Sharon Richey is the founder and CEO of BEcause – a global, integrated brand experience agency.
Sharon grew up in South Africa, where she started her own small business aged nine. Throughout her teenage years she embarked on various different business ventures before starting up her own modelling agency aged 16. From this she won small business person of the year two years later – only to go on to recently win female entrepreneur of the Year. Sharon did attend university to study business studies before dropping out to continue growing her business. The business was then sold at 21 which enabled Sharon to move to Monte Carlo for 3 months and spend all the profits; something I feel many of us can be more than a little jealous of. Sharon explains that she realised she had the rest of her life to be successful again, and came to England with £500 in her back pocket. I spoke with Sharon to find out her secrets to success and how she manages to run such a large and successful business with a family.
You founded BEcause Brand Experience which has gone on to win a string of awards for marketing effectiveness, creativity, and people management. Why do you think Because has become so successful?
Our success comes down to our consistency, we are consistently successful, and the reason we consistently achieve is because we’ve always put creativity at the heart of our company. Especially in branding; you’re only as good as your ideas. In order to produce those fantastic ideas you need a great team. We’ve always had an immense focus on talent in the agency, always focussed on attracting talented and driven people to the business. We try to attract the right people and retain the right people as much as possible. People who do well in marketing are those who are naturally curious, inquisitive, aware of trends, and it has to become your life.
What failures have you experienced on your journey to success?
When running agencies you have good years and you have bad years. I find what is often your biggest success is also your biggest failure, and in order to achieve the success you have to go through the failings. Running a business is a constant learning cycle, you never get to the point where you say ‘right I’ve learnt it all’. We live in a forever changing world and working in media, things are changing all the time. By the time a trend is set and we use it, its gone and we’re on to the next thing. Sometimes you get it wrong. You just have to make sure the successes overcome the failures.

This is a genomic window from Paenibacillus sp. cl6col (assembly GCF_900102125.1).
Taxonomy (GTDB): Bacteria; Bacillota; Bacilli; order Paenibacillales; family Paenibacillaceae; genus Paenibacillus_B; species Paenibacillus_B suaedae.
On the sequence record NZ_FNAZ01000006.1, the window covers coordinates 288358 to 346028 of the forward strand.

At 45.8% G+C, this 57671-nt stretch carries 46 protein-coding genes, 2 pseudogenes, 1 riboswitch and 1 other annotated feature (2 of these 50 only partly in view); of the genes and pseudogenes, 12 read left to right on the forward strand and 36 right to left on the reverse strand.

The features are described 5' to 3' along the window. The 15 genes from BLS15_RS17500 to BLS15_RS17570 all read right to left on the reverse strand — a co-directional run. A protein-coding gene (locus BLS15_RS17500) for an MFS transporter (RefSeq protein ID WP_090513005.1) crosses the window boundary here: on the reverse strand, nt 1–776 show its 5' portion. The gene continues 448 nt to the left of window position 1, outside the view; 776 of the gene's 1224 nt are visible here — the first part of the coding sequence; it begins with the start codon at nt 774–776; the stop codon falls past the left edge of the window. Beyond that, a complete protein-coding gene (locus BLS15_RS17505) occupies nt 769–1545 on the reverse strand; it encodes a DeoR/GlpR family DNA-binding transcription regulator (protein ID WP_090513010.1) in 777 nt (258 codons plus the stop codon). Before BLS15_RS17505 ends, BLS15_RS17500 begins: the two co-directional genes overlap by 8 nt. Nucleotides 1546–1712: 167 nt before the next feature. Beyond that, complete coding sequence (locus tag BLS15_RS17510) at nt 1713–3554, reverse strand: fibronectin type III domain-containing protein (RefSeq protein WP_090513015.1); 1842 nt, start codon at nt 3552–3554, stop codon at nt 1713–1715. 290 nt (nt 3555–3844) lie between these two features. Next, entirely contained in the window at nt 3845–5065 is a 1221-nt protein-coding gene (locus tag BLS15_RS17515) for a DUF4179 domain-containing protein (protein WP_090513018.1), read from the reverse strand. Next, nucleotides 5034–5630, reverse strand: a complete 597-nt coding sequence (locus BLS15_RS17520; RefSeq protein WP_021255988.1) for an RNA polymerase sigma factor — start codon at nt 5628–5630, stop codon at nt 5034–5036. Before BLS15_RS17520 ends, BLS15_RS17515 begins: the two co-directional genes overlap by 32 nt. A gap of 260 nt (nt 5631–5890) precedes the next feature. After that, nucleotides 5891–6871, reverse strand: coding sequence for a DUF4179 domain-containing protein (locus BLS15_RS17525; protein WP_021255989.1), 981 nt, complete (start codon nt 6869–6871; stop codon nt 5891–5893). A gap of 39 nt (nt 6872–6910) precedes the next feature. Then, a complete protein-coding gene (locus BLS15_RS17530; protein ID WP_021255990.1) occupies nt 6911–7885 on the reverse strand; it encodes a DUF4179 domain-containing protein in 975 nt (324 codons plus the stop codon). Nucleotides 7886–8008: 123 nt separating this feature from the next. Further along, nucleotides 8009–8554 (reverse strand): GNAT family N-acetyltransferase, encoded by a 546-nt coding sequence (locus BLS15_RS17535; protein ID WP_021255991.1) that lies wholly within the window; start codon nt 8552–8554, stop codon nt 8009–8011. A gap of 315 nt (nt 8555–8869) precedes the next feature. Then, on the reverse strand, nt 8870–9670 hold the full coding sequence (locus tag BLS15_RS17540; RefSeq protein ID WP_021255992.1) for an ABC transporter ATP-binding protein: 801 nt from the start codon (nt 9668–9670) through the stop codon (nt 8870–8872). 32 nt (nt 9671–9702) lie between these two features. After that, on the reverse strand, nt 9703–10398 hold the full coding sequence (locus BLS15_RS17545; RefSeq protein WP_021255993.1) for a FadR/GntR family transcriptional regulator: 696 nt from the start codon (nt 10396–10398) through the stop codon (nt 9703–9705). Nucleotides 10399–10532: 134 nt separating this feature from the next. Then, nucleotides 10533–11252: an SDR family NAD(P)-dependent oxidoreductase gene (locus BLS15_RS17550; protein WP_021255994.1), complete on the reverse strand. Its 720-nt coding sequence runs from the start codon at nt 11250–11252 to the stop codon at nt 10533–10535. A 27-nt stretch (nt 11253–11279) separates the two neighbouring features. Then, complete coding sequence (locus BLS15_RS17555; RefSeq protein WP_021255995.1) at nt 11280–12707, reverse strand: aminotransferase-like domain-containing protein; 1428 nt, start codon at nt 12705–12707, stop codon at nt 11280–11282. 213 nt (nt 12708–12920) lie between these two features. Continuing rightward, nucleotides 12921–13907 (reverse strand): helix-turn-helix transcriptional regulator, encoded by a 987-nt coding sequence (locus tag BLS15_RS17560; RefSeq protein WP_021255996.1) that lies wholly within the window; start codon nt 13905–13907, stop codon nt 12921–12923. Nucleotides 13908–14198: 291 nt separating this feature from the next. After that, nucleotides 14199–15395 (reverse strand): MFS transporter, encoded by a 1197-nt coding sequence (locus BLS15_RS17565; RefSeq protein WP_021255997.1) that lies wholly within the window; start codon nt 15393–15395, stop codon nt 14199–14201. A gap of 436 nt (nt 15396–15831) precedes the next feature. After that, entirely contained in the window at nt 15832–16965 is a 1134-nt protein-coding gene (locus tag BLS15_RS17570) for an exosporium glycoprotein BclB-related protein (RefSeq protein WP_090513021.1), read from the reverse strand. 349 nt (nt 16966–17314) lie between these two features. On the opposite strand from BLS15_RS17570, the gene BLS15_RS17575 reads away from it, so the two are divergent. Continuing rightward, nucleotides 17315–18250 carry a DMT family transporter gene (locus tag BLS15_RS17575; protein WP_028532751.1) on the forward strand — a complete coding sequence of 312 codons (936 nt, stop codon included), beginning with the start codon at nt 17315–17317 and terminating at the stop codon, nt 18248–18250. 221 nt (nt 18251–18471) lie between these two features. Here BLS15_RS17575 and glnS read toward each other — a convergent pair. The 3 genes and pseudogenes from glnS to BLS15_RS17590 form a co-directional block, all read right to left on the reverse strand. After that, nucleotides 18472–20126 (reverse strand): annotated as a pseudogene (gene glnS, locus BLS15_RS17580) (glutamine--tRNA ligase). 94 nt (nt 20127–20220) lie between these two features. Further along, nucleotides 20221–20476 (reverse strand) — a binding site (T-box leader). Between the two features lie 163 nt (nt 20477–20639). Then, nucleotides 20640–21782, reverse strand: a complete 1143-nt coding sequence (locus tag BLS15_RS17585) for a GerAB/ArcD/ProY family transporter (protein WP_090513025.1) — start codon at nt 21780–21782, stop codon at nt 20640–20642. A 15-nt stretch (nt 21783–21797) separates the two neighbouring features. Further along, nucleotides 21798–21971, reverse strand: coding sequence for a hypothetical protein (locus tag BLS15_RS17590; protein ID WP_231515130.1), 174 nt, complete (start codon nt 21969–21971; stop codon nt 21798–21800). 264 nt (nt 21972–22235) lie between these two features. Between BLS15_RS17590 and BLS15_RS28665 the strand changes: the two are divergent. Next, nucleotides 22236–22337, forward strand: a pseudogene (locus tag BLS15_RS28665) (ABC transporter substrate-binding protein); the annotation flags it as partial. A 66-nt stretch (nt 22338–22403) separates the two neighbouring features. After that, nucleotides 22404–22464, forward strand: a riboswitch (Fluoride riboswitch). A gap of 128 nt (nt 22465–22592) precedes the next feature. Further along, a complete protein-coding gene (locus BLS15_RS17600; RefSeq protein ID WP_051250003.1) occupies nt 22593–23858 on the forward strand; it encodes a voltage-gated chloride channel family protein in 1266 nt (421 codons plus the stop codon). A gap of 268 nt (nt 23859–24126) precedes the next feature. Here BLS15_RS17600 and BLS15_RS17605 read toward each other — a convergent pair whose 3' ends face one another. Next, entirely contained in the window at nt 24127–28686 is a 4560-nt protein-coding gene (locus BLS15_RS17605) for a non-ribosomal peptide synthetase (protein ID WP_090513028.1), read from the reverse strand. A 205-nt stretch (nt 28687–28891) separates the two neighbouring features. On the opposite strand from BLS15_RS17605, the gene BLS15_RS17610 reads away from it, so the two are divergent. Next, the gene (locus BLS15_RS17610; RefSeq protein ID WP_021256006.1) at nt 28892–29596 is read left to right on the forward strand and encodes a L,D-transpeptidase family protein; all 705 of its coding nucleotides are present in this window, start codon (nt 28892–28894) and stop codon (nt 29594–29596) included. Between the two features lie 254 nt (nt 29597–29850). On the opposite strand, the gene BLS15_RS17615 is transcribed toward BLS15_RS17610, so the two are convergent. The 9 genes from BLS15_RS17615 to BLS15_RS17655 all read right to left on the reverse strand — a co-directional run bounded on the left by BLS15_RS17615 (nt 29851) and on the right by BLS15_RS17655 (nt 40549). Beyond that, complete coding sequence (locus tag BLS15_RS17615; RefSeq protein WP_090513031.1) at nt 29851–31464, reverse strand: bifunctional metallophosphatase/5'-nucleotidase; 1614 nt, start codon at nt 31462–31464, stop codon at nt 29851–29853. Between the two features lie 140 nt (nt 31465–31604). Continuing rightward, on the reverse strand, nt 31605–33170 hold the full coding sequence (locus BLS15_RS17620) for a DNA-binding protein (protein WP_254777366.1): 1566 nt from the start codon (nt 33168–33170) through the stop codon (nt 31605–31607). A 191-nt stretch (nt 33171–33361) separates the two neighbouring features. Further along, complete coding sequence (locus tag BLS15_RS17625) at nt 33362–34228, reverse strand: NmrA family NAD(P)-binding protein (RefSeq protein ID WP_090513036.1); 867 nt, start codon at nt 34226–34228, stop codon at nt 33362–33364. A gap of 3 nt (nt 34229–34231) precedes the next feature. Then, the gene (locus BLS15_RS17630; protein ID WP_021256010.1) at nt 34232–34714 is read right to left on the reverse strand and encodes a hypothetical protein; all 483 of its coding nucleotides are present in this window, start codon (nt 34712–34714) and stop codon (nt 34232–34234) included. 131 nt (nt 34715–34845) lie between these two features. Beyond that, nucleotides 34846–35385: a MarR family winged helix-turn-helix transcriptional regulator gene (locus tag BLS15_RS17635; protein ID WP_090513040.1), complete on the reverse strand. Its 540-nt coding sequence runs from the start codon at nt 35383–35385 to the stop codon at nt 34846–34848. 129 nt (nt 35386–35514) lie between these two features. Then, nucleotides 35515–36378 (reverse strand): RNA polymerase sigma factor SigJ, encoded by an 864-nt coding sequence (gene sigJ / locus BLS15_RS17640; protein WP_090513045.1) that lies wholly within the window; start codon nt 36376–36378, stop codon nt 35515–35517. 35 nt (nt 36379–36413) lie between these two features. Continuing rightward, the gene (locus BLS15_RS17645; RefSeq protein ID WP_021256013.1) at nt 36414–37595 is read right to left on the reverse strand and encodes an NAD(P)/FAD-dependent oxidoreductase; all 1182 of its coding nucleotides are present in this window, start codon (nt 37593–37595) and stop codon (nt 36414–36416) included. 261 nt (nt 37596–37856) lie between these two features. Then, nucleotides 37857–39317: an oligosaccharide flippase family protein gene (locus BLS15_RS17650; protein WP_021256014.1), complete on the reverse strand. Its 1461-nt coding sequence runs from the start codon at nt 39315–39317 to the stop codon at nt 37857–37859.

Having two young children at home whilst you and your husband both work must be challenging. How do you create the balance between work and family time? Are you happy with your current balance?
We don’t live in a switch-on/switch off society anymore which means you have to enjoy what you do
There isn’t really a line between work and play. The idea that I go to work and clock on, I go home and I clock off is just not right. We don’t live in a switch-on/switch off society anymore which means you have to enjoy what you do because your work follows you wherever you are. When it comes to the family balance, if you strive for perfection you’ll never be happy because I think it can never be perfect. One party is always having to compromise. My children have never known me to do anything other than work, I went back to work when my children were just a few weeks old. They’re very much part of my work life in the sense that they come to the office, and play in the meeting rooms – work isn’t a strange place or concept to them. But to answer your question it is hard, it is hard to strike a balance but as long as you accept there will have to be compromise, its much easier. The best advice I can give is not to try and be in 2 places at the same time, work is work and home is home. In order to get things done at work you need to be there mentally, and likewise with being a mum at home.